Like many of Labour's impulsive, bad policies this one is a bastard child of the US neo-cons and their libertarian economist supporters. In 2001 George Bush repealed their estate tax, paid by 2 per cent of the citizenry. The Cambridge academic David Runcie writes in The London Review of Books: "[for 100 years] it had been generally assumed there was widespread support for the idea that unearned wealth passed between generations, creating pockets of aristocratic privilege was not part of the American dream." (Interestingly a sunset clause kills off this concession in 2011, perhaps because by then the real damage will have revealed itself. )

The campaign for the abolition of the tax was astute and breathtakingly dishonest. They branded it a "death tax"; claimed it punished gays and blacks who had struggled to make a little money; that it was unjust. Grover Norquist, a fundamentalist anti-tax guru, led the charge, claiming death duties were a sign of class envy and hate, and discriminated appallingly against a small number of people: "The morality that says it is OK to do something to a small group ... is the morality that says the Holocaust is OK because it didn't target everyone." They won.

William Gates snr - who inherited fame and fortune from his son Bill, the richest individual in the world - and George Soros opposed the repeal. Bill Gates has said he will dispense of most of his fortune in his lifetime. Not all the loaded are hopelessly greedy and venal.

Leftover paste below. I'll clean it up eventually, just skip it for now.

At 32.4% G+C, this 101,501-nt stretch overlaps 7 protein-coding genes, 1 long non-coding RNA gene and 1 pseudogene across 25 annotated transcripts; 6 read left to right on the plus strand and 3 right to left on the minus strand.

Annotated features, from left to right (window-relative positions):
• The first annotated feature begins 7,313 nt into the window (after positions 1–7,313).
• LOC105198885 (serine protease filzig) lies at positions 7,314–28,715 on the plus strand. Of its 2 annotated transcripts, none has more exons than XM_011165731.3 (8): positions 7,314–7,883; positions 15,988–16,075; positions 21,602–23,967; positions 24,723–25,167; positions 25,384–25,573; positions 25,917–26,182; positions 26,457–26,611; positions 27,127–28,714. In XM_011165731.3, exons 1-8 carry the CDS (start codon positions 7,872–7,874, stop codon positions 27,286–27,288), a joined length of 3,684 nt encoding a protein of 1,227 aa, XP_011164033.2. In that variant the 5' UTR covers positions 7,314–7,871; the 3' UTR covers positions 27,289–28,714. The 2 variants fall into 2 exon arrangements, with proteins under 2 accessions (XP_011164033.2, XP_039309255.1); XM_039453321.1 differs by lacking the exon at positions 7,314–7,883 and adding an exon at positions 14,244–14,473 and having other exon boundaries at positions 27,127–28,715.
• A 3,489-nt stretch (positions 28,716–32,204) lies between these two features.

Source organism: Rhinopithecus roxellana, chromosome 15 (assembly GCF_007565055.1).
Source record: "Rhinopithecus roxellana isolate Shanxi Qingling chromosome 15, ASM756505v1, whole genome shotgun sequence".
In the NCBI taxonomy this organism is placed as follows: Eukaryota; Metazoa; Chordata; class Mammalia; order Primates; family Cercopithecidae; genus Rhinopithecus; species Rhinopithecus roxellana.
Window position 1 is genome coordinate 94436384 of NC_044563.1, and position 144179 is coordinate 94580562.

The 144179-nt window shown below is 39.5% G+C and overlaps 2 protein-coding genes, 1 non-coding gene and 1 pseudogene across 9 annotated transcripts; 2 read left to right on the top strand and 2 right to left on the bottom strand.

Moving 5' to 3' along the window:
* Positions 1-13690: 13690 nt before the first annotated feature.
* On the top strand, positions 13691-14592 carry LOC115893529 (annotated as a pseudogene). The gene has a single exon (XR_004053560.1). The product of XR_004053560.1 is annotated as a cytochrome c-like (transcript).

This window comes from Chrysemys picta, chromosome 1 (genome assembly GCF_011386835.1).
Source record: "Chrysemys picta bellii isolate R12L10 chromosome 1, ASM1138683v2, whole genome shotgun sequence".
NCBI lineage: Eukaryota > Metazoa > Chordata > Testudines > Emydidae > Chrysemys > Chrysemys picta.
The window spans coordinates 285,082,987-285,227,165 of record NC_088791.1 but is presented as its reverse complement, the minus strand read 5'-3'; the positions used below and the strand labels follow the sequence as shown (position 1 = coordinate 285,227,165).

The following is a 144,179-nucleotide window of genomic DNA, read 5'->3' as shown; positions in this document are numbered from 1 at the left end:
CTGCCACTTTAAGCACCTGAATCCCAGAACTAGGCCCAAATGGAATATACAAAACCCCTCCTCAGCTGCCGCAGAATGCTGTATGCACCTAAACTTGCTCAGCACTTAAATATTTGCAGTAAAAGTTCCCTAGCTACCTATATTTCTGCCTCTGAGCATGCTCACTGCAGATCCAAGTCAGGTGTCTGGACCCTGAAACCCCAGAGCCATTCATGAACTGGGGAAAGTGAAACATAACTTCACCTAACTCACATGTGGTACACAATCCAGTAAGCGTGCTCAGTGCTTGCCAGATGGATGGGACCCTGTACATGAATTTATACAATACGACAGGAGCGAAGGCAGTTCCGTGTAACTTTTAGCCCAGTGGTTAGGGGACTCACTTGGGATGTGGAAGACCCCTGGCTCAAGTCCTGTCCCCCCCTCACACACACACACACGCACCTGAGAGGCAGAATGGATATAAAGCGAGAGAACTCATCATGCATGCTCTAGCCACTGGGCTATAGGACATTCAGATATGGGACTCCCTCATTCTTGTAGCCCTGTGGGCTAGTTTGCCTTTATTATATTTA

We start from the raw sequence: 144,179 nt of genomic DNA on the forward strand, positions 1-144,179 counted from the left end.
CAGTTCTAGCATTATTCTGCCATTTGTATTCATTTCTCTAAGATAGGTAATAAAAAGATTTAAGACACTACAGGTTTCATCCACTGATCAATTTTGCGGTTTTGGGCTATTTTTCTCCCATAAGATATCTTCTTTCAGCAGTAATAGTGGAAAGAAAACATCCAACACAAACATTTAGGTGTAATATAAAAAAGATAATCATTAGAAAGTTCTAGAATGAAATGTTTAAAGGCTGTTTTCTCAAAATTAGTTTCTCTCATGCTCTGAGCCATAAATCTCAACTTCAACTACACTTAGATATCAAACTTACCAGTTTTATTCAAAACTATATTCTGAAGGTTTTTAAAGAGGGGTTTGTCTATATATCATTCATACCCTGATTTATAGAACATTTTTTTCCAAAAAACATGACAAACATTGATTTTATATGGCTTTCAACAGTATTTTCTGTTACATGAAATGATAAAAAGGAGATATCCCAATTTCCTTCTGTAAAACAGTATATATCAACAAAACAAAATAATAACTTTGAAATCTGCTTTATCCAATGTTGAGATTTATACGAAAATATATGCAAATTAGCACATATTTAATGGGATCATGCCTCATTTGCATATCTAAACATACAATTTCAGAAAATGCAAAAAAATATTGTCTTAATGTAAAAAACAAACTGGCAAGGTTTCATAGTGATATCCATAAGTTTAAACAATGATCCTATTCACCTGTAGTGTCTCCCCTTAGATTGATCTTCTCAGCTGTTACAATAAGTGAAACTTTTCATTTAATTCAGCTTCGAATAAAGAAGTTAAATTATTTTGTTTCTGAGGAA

Be prepared for the same sweeping, emotive debates in this country, if Byers get this idea through - and he will because he is his master's voice. His master worships millionaires. Let us hope there are still some Labour MPs prepared to stop the sale of their most precious values - equality and meritocratic competition.

When we die our two children will get assets I could never have imagined. I hope society ensures they pay all due tax bills. If anything we fear that getting too much of a leg-up may make our kids less careful and even more consumerist than they are already.

We don't owe them this freebee. We have brought them up to be ambitious, to make it. That is our job. Giving them handouts is not. Nor is it a responsibility of a responsible government.

y.alibhai-brown@independent.co.uk